Colorado fares well in national science testing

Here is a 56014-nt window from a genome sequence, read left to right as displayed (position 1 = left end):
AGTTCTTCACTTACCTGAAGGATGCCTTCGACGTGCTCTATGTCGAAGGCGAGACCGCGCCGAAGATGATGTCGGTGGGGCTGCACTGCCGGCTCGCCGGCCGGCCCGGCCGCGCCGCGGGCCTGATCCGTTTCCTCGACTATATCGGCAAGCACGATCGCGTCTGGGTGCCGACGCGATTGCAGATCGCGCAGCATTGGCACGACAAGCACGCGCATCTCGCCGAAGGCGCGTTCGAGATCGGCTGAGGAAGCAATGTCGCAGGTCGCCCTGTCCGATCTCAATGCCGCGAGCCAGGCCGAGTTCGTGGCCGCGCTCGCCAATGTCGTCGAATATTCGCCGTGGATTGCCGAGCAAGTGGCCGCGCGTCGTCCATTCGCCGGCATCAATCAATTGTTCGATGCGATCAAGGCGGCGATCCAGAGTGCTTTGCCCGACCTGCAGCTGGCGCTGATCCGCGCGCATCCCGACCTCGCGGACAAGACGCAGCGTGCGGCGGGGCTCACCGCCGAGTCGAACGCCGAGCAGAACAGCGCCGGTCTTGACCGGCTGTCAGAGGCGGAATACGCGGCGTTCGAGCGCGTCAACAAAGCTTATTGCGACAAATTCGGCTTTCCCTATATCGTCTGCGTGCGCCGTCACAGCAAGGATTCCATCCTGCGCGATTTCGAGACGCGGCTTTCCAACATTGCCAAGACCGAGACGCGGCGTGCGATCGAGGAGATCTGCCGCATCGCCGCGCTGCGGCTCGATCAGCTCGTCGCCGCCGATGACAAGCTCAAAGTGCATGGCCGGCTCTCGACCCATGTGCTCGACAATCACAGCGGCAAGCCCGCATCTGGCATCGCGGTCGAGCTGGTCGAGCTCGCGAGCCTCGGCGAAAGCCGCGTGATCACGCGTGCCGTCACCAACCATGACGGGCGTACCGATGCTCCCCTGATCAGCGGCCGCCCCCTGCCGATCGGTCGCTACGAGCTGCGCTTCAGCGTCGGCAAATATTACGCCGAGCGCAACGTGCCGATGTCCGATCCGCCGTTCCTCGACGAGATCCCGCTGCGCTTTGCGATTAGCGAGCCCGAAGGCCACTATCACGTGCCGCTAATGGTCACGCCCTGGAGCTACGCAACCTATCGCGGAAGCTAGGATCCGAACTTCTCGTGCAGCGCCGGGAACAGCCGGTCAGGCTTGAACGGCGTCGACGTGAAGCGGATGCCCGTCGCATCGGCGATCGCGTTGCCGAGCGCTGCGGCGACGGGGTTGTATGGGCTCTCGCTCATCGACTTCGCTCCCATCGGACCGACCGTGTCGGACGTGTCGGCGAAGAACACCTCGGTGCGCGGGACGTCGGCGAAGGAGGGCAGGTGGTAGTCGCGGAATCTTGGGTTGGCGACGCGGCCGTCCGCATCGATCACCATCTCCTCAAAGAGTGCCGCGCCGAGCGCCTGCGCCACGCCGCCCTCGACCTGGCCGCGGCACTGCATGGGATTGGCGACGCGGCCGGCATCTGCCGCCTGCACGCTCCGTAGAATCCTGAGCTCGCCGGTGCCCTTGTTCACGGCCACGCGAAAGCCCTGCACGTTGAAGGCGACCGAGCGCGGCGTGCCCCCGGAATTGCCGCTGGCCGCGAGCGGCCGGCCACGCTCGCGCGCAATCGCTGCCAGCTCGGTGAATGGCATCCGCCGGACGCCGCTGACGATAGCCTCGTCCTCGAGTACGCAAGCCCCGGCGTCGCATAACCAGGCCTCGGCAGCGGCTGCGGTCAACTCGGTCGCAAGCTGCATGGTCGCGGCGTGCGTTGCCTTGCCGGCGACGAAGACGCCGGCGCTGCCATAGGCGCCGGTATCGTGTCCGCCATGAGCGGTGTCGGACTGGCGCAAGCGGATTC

DENVER – Colorado’s fourth and eighth-grade students performed better than average on a national science test last year, with 32 percent and 35 percent, respectively, scoring at the proficient level or above.The national average of students scoring proficient or advanced in both grade levels was 27 percent, according to results of the National Assessment of Educational Progress.While the results were encouraging, they highlighted a stark weakness in science education across the country, Colorado Education Commissioner William Moloney said.”The reality means that for the nation, barely a quarter of the kids are proficient, and for us, just barely a third,” he said. “That just is not going to stand up against the economic competitors that we’re facing now and will be in the future.”Forty-four states participated in the voluntary testing last year. It was the first time fourth-graders in Colorado were given the NAEP science test.Scores for the state’s eighth-graders, who were also tested in 1996, showed some improvement, with 32.4 percent proficient or advanced in 1996 and 34.8 at those levels last year.The test results showed boys outperformed girls, and larger performance gaps were revealed based on race and ethnicity and eligibility for free or reduced-price lunch.”This is a huge problem. The only difference is we’ve kind of known this for years, but we’re not exactly making any startling progress in doing something about it,” Moloney said. “There are good things happening, we know where they are, and they are spreading. But the tragedy is there are far, far too few of these stories.”Among fourth-graders, 34.7 percent of boys scored proficient or better, compared to 28.7 percent of girls. Among eighth-graders, 38.3 percent of boys scored proficient or better, compared to 31.2 percent of girls.White students outperformed black, Hispanic and Asian students at both grade levels, and students who qualified for free or reduced-price lunch – an indicator of their families’ income levels – performed significantly worse than students who did not qualify.Improving science has surged to the top of the education agenda for President Bush and Congress as corporate leaders, universities and scientific groups have pleaded for action. Science skills strongly influence how well workers can handle a huge range of today’s jobs.A National Academies panel has warned the U.S. faces such a crisis in math and science that today’s children could have poorer prospects than their parents or grandparents.Under the federal No Child Left Behind law, schools are graded – and face consequences for failure – only in math and reading, not science. Bush has proposed changing that.The National Center for Education Statistics, an arm of the Education Department, administers the test. A national sample of more than 300,000 students took the test in 2005.
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